Subtitles

On just one page, the authors, in showing how they practice the open, sharing methodology, listed some suggestions for subtitles that they got from a public online discussion in 2006.

Chapter 1. Wikinomics (The Art and Science of Peer Production)

Using examples of corporate owners such as the CEO of Goldcorp Inc., we see how thinking out of the box, doing often opposite of what has been done, can yield better results than expected. The subject of Linux is a true testament to sharing info to create a greater result than any single contributor could create.  People are part of the economy more than ever before. Collaboration is not on the past’s small scale but on a truly global marketplace. We have more fluid roles, less restrictions, more room for advancement. We are freer with peering. The book then outlines seven ways peering makes the economy better: creation over consumption, individualism over stifling, networks over limited partnerships, rewriting passe tenets, and rethinking the concept of openness. My biggest gripe was the pushing of foreign labor onto the markets. My pet peeve is the horrible loss of jobs right here in America due to greedy companies in search for cheap labor. Therefore, I completely disagree with the statement on page 21 that says, “companies must increasingly open their doors to the global talent pool.” It is abhorrent to me that we must kowtow to third world countries by giving them jobs  that belong in America and other industrialized countries. I understand the argument is that we are to INCLUDE everyone in this new global world we live in, however, we must maintain balance. China, for example, cannot continue to spit out cheap, often toxic products. I really take issue with the insistence that we open arms to everyone as if we’re on an even playing field. This is simply not realistic. I agree, though, on the point that transparency does help build trust with customers, as with the example of Progressive Insurance. (22) The ‘Flo’ character is not only memorable, pleasant, and funny but informative and clear. I agree that sometimes when something is so pervasive, as with the old ways of corporate organization (unfair and demeaning, if you ask me,) people forget there are viable options. We get so set in our ways that we can forget to think outside the box, to ‘unthink’ what we know and do. I understand the point of using Linux as an example of the positive potential of peering. Why? Because openness allows for leverage that never existed in traditional corporations. The logic is not only convincing but it works with most industries. Just like paying for a phone call seems outdated, so does being divided geographically. Being global pays. It’s that simple. My biggest complaint and concern about this is my fear that we are losing our national identity. I am open to other cultures and embrace multiculturalism, BUT at what cost? Feeling like I have to apologize for being American? I resent being places in my own country where I am made to feel like I am not Asian enough or European enough. I truly believe that with such a manic move towards a world with no boundaries that national identity will be smudged if not erased. After all, caucasians are now the minority. In our culture, worldwide, everyone is too politically correct, living in fear of saying something that could be viewed as close-minded. A truly global company has no U.S. dominance. I don’t want to “treat the world as if it were one country.” (30) This really scares and offends me! I was raised to be proud of my country. I am patriotic. I just feel fearful of a world where “the whole world feels local.” (30) I also take umbrage with the quote that the “old heirarchical ways of organizing work and innovation do not afford the level of agility, creativity, and connectivity…[required in] today’s environment.” (31) I don’t like being ordered to “commoditize or get connected.” (31) The authors keep incessantly forcing this idea of old meaning hardwired and new meaning dynamic. I understand that this new world needs reconfiguring, but to throw the baby out with the bathwater seems too harsh. You can be innovative without trashing everything that was.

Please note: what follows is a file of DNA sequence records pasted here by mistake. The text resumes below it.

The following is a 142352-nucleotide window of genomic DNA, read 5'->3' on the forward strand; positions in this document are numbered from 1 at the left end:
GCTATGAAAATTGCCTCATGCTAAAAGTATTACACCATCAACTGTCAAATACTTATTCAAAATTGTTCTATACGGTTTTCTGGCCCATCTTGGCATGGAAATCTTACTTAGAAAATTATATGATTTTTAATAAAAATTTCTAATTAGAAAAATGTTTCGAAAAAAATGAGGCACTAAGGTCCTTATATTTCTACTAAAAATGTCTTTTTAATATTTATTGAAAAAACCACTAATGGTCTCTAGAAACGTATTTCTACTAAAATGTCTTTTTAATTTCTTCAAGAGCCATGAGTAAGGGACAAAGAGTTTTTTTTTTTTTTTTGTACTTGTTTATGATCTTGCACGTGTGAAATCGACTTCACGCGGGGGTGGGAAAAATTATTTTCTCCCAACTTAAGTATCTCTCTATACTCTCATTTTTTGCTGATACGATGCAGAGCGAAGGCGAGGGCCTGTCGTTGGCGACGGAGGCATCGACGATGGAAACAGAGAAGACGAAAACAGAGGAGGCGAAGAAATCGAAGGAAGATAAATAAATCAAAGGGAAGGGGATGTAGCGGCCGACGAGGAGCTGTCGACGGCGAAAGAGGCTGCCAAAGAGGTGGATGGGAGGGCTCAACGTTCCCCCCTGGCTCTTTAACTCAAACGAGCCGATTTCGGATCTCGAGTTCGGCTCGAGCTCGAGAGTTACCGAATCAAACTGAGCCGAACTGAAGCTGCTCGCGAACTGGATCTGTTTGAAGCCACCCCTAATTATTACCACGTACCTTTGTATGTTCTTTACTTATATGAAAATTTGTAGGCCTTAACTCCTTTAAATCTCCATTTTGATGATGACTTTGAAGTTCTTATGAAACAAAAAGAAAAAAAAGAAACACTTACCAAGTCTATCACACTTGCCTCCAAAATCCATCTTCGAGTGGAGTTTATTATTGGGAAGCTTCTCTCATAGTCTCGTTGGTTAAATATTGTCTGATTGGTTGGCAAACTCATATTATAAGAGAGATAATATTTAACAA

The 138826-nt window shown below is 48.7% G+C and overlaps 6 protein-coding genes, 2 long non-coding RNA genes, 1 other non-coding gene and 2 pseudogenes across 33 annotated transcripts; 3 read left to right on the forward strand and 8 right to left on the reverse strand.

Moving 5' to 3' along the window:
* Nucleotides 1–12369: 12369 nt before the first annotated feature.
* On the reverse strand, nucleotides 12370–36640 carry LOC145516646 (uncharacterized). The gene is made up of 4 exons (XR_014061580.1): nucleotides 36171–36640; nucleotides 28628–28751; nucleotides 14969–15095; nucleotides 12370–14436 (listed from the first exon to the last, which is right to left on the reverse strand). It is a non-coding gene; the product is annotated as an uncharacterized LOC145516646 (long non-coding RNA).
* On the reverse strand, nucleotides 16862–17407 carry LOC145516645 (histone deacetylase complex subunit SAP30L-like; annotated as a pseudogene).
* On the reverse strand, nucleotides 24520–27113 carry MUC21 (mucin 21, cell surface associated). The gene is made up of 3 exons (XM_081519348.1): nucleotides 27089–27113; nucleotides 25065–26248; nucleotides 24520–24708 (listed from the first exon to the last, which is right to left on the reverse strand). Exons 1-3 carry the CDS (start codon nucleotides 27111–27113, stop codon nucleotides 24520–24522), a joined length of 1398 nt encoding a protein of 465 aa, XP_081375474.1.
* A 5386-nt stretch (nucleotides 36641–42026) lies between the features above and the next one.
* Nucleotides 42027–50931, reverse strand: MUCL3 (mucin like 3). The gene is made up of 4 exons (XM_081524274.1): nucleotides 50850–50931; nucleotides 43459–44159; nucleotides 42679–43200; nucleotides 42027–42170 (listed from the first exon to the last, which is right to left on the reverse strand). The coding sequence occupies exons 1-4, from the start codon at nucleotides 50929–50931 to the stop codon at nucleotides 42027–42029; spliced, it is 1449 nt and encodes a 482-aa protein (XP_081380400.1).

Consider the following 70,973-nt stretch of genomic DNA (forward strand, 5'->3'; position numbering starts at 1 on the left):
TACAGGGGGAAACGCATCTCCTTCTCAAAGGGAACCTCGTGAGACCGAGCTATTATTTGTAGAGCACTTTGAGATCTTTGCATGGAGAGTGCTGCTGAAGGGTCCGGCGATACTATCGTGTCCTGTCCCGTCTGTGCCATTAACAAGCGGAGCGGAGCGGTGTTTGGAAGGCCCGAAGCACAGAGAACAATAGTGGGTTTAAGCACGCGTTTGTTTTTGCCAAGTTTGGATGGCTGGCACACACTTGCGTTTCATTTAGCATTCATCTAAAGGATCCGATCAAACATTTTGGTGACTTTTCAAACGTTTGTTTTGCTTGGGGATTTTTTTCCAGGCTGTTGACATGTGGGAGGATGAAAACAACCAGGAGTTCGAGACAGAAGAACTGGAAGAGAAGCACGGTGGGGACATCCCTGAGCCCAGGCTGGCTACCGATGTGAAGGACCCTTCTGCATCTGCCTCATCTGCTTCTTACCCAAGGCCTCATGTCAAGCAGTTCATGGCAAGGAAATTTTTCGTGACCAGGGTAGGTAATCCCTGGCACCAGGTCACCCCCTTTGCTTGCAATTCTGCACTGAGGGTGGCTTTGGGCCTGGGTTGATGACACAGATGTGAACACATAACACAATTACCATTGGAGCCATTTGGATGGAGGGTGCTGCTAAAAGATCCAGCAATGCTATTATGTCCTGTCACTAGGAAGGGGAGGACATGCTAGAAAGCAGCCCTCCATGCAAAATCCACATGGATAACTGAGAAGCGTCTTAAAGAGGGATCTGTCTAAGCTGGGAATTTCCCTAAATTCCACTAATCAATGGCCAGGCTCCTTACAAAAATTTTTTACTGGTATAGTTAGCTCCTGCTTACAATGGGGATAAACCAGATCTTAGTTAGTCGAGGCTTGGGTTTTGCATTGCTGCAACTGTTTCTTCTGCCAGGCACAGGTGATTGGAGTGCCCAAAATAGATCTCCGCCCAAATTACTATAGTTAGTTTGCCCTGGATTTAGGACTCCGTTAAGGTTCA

The assignment wasn’t to read anything past the first chapter, so I didn’t. However, this Chapter 1 sets up the new 7 models of collaboration. In summary, I feel that sure, the age we live in is very expansive and still fertile with potential for a better environment, more of a consensus than ever possible. We can’t let the Millennials change everything. Some things didn’t need changing.

Tapscott, Don, and Anthony D. Williams. Wikinomics: How Mass Collaboration Changes Everything. Expanded ed. New York: Penguin Group, 2008. Print.